Crop Watch / University of Nebraska

Farmers in Kansas are dealing with a disease that can damage corn and has been confirmed in the U.S. for the first time. As Harvest Public Media’s Grant Gerlock reports, it appears to be spreading in the heart of the Corn Belt.

liz west, flickr Creative Commons

A new genetically engineered corn variety developed by one of the world’s largest seed companies won’t undergo the same review by regulators as other GMO crops.

Researchers for DuPont Pioneer used a new technology called CRISPR-Cas to edit the genes of a waxy corn, which is used in processed foods and adhesives.

The U.S. Department of Agriculture says the variety is exempt for normal regulation, essentially because the technology edits the corn’s own genome, it doesn’t add genes from other plants.

Lane Permian, flickr Creative Commons

Midwest farmers are expected to plant a huge corn crop this year. As Harvest Public Media’s Kristofor Husted reports, that could impact the farm economy.

Prices for staples like corn and soybeans have been sliding in recent years thanks to oversupply.

The U.S. Department of Agriculture predicts farmers will plant nearly 94 million acres of corn this season. That’s up 6 percent from last year and is the third highest planted acreage in the U.S. since the 1940s.

liz west, flickr Creative Commons

Hundreds of lawsuits against seed company Syngenta could evolve into a major class action and involve almost every corn farmer in the country.

In 2013, China rejected some American imports because they contained corn grown from a seed with a genetically engineered Syngenta trait. The trait was approved for sale in the United States, but China’s regulators had not yet approved it.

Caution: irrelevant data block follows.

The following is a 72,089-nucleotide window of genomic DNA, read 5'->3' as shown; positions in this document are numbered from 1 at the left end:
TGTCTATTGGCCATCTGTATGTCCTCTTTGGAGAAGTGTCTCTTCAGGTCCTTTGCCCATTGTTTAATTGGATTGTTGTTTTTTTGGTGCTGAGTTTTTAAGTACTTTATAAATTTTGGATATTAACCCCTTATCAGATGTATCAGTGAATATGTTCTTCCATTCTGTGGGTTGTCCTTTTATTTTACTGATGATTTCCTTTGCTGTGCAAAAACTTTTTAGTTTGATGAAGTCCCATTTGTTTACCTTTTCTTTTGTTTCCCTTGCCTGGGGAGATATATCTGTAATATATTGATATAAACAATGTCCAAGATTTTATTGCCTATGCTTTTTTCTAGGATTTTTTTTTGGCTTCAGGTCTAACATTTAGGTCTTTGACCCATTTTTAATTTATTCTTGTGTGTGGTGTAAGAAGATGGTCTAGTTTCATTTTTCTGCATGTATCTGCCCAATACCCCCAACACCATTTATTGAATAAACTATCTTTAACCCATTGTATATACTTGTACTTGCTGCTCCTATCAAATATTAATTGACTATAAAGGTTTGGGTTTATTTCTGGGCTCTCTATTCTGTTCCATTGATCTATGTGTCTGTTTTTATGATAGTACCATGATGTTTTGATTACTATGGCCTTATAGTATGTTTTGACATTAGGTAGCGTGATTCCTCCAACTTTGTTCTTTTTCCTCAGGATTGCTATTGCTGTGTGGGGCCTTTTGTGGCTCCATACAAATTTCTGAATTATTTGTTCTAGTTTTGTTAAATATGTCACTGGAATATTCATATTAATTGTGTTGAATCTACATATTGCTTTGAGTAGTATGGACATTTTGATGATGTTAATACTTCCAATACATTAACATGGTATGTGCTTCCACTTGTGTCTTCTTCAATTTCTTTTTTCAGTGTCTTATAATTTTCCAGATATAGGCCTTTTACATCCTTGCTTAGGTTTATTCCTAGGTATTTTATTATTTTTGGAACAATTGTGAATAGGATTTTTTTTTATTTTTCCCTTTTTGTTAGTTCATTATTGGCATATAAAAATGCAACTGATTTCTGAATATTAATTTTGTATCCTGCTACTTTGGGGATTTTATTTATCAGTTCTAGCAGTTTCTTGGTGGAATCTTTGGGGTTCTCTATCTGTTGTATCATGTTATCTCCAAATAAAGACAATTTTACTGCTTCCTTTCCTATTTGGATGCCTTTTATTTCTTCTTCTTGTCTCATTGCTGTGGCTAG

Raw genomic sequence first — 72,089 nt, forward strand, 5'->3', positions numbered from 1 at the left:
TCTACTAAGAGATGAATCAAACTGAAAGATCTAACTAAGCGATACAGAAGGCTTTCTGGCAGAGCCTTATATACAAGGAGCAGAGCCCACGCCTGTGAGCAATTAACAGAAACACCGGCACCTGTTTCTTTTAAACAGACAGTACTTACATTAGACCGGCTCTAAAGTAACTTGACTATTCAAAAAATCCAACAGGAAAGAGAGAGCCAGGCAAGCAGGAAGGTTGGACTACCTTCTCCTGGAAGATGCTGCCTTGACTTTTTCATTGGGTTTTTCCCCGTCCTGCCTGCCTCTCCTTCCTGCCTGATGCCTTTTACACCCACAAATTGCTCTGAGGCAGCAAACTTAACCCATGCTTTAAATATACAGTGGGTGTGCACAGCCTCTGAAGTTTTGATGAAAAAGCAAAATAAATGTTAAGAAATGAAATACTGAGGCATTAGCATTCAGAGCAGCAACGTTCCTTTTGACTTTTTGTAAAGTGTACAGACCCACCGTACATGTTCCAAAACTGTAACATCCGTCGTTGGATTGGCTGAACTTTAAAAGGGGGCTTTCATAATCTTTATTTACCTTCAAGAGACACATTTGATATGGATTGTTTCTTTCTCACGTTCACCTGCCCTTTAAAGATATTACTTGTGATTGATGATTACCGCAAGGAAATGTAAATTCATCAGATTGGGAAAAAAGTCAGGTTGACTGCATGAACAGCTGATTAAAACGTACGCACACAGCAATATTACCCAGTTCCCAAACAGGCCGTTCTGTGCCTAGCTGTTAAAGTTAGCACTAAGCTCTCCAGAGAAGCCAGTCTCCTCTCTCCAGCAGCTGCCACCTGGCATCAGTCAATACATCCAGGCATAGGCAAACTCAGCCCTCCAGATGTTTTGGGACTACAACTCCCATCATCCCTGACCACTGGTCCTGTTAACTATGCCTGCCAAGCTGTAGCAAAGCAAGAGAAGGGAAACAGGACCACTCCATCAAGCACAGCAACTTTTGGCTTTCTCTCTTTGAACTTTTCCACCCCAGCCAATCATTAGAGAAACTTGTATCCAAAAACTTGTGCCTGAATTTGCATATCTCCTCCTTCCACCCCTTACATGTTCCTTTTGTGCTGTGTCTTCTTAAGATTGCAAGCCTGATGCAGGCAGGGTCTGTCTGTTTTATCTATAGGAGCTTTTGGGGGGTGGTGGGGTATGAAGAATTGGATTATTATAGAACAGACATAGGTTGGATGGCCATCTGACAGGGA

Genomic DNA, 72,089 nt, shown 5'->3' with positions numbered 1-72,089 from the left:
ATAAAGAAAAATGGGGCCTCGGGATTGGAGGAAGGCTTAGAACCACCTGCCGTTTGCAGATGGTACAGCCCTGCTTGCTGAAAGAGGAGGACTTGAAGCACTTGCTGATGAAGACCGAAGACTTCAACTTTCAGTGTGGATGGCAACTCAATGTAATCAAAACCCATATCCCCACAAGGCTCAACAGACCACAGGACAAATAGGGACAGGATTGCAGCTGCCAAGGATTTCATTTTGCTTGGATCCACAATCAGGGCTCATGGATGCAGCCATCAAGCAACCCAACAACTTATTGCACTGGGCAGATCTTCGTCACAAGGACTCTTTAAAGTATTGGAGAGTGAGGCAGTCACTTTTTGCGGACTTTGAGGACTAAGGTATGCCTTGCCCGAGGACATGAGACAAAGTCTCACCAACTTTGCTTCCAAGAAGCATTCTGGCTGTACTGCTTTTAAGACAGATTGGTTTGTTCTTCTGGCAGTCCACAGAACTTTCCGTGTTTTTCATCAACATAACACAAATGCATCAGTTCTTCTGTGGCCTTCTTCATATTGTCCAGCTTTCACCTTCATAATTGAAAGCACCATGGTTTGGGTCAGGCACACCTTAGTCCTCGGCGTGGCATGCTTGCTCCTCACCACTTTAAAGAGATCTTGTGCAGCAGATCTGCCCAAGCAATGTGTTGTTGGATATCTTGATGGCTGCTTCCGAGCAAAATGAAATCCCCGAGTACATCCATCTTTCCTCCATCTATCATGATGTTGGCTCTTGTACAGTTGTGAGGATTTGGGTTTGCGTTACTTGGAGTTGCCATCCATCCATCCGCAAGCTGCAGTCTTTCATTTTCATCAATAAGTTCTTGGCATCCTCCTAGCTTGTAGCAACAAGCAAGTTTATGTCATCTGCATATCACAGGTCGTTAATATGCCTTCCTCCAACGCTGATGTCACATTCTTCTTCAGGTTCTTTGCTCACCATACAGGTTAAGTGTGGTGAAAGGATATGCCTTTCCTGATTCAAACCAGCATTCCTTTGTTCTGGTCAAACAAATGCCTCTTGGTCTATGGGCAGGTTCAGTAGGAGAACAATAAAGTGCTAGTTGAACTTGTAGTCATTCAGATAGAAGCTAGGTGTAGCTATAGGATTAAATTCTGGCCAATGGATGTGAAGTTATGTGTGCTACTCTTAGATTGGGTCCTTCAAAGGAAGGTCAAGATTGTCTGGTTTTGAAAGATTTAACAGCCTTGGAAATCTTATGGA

China is a huge market for US corn. Lawyers have filed many cases on behalf of farmers seeking compensation from Syngenta for lost sales.

Farm Acres Drop In 2015

Jan 19, 2016
Matthias Ripp, flickr Creative Commons

The number of acres farmers used to grow crops plummeted in 2015. It was the biggest year to year drop in almost three decades.

Farmers throughout the country’s Midwestern corn and wheat belt had to contend with an extremely wet planting season in 2015. And U.S. Department of Agriculture statistician Lance Honig says with depressed crop prices, it was a tough year for some growers.

“More production is always better than less production from an economic health perspective if you’re a producer," Honig says.

A new government forecast says Kansas farmers are on track to harvest 38 percent more corn than a year ago.

The National Agricultural Statistics Service reports the state's corn crop should in at about 525 million bushels.

Farmers are cutting 4.2 million acres of corn this season, which is up 6 percent from last year. Yields are also far better at 125 bushels per acre. That's 29 bushels an acre more than a year ago.